No Bones About It: Lawrence Livermore National Lab Has a Mammoth Problem
For the second time in four months, scientists and government officials halted construction at Lawrence Livermore National Laboratory, site of the proposed National Ignition Facility. This time, crews trenching for electrical utilities at the site stumbled on the remains of a mammoth, a species extinct for at least 10,000 years.
The hair-covered elephantlike mammals, marked by their long, curved tusks, once roamed the valleys surrounding the Livermore site. Mammoth bones are among the most commonly discovered fossils, according to one scientist at the facility.
An unnamed paleontologist with a $30,000 contract has begun unearthing the mammoth's skull and jawbone. The work began Dec. 21 after the US Department of the Interior issued a permit under the Antiquities Act of 1906. The paleontologist is working cautiously to extract the skull and jawbone without damage.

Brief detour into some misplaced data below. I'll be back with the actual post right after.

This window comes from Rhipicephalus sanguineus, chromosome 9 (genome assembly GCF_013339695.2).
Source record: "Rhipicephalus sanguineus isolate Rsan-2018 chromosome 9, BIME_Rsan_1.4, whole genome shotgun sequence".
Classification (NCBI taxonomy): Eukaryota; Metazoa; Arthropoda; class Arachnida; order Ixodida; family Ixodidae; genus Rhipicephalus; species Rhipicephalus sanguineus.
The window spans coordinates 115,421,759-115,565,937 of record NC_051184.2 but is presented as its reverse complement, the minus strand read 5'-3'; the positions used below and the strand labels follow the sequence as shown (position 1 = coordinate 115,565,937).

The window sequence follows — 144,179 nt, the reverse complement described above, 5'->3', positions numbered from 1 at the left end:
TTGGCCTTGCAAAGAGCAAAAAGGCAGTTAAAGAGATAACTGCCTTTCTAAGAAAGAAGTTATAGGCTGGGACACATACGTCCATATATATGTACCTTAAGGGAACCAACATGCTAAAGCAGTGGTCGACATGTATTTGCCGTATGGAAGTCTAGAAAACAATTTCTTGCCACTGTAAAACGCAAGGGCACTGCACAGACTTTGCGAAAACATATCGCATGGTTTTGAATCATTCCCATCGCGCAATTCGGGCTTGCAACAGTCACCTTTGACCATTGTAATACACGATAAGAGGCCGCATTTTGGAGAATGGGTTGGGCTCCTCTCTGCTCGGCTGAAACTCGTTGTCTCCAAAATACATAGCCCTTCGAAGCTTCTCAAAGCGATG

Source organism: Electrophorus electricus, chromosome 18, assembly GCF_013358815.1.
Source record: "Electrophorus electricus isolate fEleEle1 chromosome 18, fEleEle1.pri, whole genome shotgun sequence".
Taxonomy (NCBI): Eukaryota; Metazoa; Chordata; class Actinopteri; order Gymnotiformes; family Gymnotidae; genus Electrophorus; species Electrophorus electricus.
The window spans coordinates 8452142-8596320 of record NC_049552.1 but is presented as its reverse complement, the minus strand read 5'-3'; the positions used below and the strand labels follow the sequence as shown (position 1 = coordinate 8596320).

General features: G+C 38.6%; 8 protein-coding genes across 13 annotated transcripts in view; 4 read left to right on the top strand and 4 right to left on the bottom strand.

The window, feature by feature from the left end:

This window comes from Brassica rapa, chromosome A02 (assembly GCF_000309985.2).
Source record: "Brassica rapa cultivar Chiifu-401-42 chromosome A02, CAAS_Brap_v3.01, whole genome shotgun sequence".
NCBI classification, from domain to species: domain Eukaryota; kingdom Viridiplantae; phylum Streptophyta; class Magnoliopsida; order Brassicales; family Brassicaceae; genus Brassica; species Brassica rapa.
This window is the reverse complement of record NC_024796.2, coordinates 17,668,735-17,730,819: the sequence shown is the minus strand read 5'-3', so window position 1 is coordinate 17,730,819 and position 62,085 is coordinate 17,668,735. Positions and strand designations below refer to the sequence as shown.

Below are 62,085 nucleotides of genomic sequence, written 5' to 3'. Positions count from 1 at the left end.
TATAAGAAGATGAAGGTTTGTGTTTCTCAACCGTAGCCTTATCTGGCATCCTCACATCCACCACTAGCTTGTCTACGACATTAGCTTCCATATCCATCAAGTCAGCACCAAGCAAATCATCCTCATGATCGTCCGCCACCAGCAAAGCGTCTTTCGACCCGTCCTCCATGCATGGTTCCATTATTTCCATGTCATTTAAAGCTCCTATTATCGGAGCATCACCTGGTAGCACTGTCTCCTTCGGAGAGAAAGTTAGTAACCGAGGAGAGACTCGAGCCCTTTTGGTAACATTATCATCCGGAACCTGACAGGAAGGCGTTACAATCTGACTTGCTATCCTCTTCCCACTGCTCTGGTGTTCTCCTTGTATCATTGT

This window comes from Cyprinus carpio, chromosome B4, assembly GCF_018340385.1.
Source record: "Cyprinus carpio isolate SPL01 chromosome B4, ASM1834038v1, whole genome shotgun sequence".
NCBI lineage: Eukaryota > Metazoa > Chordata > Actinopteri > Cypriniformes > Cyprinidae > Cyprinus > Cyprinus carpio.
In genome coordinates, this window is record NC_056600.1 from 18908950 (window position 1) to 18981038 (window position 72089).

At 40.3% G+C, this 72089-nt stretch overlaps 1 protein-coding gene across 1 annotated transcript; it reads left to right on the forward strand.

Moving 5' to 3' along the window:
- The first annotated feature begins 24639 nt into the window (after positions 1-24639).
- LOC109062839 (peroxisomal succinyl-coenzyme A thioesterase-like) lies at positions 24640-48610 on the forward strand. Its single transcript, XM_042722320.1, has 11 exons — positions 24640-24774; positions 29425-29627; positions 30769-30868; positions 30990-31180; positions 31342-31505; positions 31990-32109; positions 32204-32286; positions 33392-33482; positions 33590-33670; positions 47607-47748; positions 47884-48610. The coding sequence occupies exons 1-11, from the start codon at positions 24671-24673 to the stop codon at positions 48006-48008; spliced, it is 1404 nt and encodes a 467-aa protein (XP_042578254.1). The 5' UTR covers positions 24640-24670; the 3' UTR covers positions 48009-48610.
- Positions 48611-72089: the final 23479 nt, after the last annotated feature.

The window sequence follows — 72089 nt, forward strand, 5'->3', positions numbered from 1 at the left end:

In September officials halted construction after they unearthed more than 100 electrical capacitors thought to contain hazardous materials. In January, construction workers at the site found the mammoth's shoulder bone and seven ribs 20 feet from the original find.
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